Rite Aid’s efforts to sell itself
Struggling with the company’s financial position, Rite Aid’s management has tried to sell the company’s assets since 2015. Initially, it decided to sell all its assets to Walgreens (WBA) in October 2015. However, the deal fell apart due to regulatory hurdles, and Walgreens finally managed to get the nod for about half the number of stores and three distribution centers.
In February this year, the company took another step toward turning around. It announced its intention to merge with grocery store giant Albertsons. The deal included 2,569 stores and the Pharmacy Benefit Manager business, which weren’t already sold to Walgreens last year.
However, this deal didn’t go through either. The two companies mutually terminated the merger agreement in August—just a day before the shareholder vote. Opposition from retail investors, who argued that the deal undervalued Rite Aid, drove the termination.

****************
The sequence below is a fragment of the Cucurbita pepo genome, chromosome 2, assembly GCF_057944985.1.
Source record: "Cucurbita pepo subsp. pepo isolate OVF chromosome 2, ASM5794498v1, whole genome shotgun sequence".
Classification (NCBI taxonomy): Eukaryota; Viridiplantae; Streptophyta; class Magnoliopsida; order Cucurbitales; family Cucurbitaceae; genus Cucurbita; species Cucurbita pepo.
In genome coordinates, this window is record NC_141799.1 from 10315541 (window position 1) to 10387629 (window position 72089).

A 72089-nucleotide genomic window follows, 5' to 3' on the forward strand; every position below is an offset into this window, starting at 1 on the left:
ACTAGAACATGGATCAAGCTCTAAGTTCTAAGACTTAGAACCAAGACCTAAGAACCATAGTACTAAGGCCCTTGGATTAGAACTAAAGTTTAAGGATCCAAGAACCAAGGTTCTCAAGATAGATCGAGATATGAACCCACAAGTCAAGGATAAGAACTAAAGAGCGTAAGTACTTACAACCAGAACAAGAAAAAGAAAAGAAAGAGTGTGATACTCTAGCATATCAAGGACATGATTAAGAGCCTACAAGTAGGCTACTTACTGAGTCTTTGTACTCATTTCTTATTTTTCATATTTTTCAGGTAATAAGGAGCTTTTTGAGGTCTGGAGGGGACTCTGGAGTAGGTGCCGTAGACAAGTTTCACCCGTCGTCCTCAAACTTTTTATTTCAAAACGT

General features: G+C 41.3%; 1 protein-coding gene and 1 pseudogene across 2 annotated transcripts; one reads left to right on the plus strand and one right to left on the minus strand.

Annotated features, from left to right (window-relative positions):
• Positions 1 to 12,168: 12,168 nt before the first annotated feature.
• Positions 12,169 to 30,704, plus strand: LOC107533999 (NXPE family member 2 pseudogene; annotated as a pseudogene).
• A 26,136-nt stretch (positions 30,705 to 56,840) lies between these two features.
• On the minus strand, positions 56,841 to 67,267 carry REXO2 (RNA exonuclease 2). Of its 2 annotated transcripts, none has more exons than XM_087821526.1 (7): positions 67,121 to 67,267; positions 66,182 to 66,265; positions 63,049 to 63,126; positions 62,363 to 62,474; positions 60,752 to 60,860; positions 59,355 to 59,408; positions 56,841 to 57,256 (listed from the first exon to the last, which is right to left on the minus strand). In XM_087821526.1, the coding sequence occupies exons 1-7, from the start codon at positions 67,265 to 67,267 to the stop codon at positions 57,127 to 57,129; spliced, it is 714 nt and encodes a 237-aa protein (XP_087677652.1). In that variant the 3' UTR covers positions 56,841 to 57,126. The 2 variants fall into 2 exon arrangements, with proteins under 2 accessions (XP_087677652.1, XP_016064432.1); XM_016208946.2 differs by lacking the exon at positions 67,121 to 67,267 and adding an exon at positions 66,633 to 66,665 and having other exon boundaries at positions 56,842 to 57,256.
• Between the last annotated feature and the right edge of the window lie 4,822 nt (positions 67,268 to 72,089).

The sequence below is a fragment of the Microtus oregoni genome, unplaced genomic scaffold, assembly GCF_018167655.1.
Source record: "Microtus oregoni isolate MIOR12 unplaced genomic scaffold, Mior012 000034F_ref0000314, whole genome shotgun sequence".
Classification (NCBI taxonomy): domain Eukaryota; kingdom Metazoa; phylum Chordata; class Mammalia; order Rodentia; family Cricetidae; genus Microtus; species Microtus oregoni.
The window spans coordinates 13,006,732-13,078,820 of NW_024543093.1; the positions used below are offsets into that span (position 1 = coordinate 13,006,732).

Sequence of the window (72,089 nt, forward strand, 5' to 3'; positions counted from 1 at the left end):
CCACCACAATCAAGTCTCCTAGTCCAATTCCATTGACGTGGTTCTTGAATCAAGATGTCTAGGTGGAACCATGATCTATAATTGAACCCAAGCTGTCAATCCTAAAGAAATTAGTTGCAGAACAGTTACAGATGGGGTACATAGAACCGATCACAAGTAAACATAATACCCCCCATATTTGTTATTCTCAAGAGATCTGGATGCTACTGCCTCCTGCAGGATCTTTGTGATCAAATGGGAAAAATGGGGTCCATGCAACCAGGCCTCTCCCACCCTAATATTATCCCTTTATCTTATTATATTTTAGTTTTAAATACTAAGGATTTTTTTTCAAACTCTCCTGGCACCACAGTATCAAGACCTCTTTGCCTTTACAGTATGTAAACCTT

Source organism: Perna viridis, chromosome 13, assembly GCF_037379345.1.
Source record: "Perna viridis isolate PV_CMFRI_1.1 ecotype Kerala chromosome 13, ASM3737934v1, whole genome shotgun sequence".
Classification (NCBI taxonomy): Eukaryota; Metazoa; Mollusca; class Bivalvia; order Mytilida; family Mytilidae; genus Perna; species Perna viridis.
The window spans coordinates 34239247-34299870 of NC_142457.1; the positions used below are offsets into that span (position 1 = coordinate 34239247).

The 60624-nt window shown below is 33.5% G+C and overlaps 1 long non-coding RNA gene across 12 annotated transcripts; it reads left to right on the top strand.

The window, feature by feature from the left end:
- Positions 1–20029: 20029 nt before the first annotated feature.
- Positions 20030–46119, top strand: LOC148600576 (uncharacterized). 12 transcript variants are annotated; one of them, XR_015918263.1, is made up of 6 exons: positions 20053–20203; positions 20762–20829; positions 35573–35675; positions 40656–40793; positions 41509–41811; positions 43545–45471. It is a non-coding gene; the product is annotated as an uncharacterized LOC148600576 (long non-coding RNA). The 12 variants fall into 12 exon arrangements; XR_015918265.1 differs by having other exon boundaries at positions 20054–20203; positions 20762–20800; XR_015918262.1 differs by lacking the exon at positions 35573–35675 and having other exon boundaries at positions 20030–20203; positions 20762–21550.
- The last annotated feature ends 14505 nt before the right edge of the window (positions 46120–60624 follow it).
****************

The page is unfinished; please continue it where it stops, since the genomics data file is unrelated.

Rite Aid’s smaller footprint after store sales to Walgreens should make it hard for the standalone company to fight its cutthroat competition.
The company’s highly leveraged balance sheet is another major problem. Rite Aid has a net debt to adjusted EBITDA ratio of 4.8%. Moody’s placed the drug store chain on review for a downgrade following the merger’s termination.
As we discussed in parts 3 and 4 of the series, sales growth and profitability have been dismal at the company. Rite Aid’s same-store prescription growth has remained flat for some time, compared to 4% or higher increases at CVS Health (CVS) and Walgreens. The company has a trailing-12-month operating margin of 0.3%, compared to 4.5% for Walgreens and 3.2% for CVS Health.
The termination of the merger led to some Wall Street analysts turning bearish on the company and dragged the stock price further down. Read on to the next part of this series for RAD’s recent stock market performance and Wall Street recommendations.